If you want to try making them into the ovals, try out the spoon technique I posted the video of above. Since I’m a sculptor at heart, I found it easier to make the shape using my fingers and the cutting board to get the flat side. I just keep flipping them and smoothing with my fingers until I got a relatively close shape.
If you find the dough too pliable or wet to work with, you can always stick it in the fridge for 10 minutes or so. I don’t get the impression that it hurts to let the dough rest longer as I found older recipes that let it sit for minimum of 30 minutes.
Make sure the water is at a high simmer but not boiling. Boiling has a tendency to tear off bits of the dumplings so that you end up with very messy dumpling water.
Gently place the dumplings into the hot water with a slotted spoon.
It helps to dip the spoon in the hot water first so that the dumplings don’t stick to the spoon.
Cook the dumplings for 5 minutes on medium heat. At this point they will have risen to the top.
Reduce the heat to low and cook for an additional 15 – 20 minutes. You’ll find that they sink to the bottom again as they become heavier.
At minute 15 I like to take out a test dumpling and cut it in half. If it’s still somewhat firm or the center is still a little darker than the outside, I let it go for 5 more minutes or until they’re soft all the way through. Go for soft, not fall-apart-mushy.
In this photo above I have “not done”, “almost done” and “done”. You can tell that they get a larger as they continue to sit in the warm water.
Remove the dumplings from the water and place desired amount into soup bowls. Ladle hot broth over the dumplings and garnish with 2 – 3 chopped chives.
Voila, semolina dumpling soup! Perfect for company appetizer soup or a light dinner.
Looks like Tui wants some semolina dumpling soup too. Couldn’t resist snapping a photo when she was walking around my little photoshoot table.
Enjoy, my friends. Let me know what you think in the comments below!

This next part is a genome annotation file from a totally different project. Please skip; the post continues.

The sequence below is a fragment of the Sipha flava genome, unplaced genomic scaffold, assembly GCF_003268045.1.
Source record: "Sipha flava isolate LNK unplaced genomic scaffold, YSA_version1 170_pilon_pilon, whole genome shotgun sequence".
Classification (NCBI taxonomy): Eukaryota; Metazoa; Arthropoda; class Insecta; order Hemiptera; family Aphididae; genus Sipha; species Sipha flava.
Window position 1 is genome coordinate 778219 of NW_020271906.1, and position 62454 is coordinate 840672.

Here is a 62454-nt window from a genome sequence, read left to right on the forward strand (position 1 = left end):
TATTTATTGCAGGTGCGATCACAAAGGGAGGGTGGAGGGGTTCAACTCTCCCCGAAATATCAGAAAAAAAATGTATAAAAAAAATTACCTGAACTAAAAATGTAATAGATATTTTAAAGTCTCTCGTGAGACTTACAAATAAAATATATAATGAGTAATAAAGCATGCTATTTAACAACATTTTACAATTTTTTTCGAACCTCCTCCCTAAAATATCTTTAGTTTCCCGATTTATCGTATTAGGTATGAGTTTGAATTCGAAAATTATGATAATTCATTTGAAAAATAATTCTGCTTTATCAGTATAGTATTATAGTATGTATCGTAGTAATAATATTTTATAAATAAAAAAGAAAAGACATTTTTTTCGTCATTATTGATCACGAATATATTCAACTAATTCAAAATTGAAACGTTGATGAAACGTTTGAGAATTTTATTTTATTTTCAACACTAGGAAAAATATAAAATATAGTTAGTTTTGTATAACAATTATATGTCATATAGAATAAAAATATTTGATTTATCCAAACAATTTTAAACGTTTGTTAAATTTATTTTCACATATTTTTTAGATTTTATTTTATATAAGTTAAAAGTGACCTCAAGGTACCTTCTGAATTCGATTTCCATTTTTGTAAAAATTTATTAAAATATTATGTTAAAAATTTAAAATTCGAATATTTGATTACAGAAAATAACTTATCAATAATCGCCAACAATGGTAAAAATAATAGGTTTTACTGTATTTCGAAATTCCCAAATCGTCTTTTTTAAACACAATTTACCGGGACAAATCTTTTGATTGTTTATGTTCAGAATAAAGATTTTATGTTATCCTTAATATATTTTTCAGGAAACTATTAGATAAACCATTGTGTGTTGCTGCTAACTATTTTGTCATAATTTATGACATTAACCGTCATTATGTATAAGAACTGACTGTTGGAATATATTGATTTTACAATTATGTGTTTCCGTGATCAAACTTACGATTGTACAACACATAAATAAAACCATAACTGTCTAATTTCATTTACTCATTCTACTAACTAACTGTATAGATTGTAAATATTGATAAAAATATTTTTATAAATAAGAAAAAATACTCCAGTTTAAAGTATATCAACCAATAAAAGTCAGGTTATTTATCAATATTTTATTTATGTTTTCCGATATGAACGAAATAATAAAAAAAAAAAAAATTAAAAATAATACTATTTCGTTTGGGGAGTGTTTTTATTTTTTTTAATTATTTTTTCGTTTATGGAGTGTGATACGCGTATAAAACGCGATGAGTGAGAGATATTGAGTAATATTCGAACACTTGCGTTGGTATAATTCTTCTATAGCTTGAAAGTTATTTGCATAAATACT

und Alles Liebe,
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Traditional Semolina Dumpling Soup
- 1/2 cup of Semolina Flour I use Bob's Red Mill
- 3 tablespoons of room temperature Butter
- 1 Egg
- 1/4 teaspoon of Salt
- Pinch of Baking Soda
- Freshly grated Nutmeg 1/8 teaspoon of ground works too
- 4 cups of your favourite Beef Broth
- Chopped Chives for garnish
- 2 - 3 teaspoons of chopped Flat Leaf Parsley for the dumpling mixture
Melted the butter and let it cool. Pour butter into medium bowl and whisk together with the egg for 2 -3 minutes or until bubbles begin to form. Add semolina flour, salt, baking powder, freshly grated nutmeg and parsley, if using. Mix thoroughly and form into small dough ball with your mixing utensil. Let dough rest for 15 minutes.
Bring well salted water to a boil in a large pot and reduce to medium. Form dough into small round balls or 3 edged oval shapes shown in post. Make all rather small but uniform in size as they will double in size as they cook. When water is at a high simmer, but NOT boiling, place shapes into the water with a slotted spoon. Let them cook for 5 minutes on medium. Dumplings will have risen to the top before the 5 minutes is over.
Reduce the heat down to low and let the dumplings cook for at least another 15 minutes. Dumplings will sink back down as they grow. Take one out to test to see if it's cooked through (soft and no darker spots in the middle). If they are still firm, cook for an additional 5 minutes or until soft, but not mushy.
Remove done dumplings from the water and place desired amount into a bowl. Ladle your favourite broth over the dumplings and garnish with chopped chives.
The best flavour for the semolina dumplings comes when you cook them directly in the broth. Well salted water is the best place to start because you’ll likely end up with bits of semolina dough floating around in the water on your first few tries.
Extra dumplings you might have keep really well in a tightly sealed container in the fridge for a few days.
Adapted from Bayerisches Kochbuch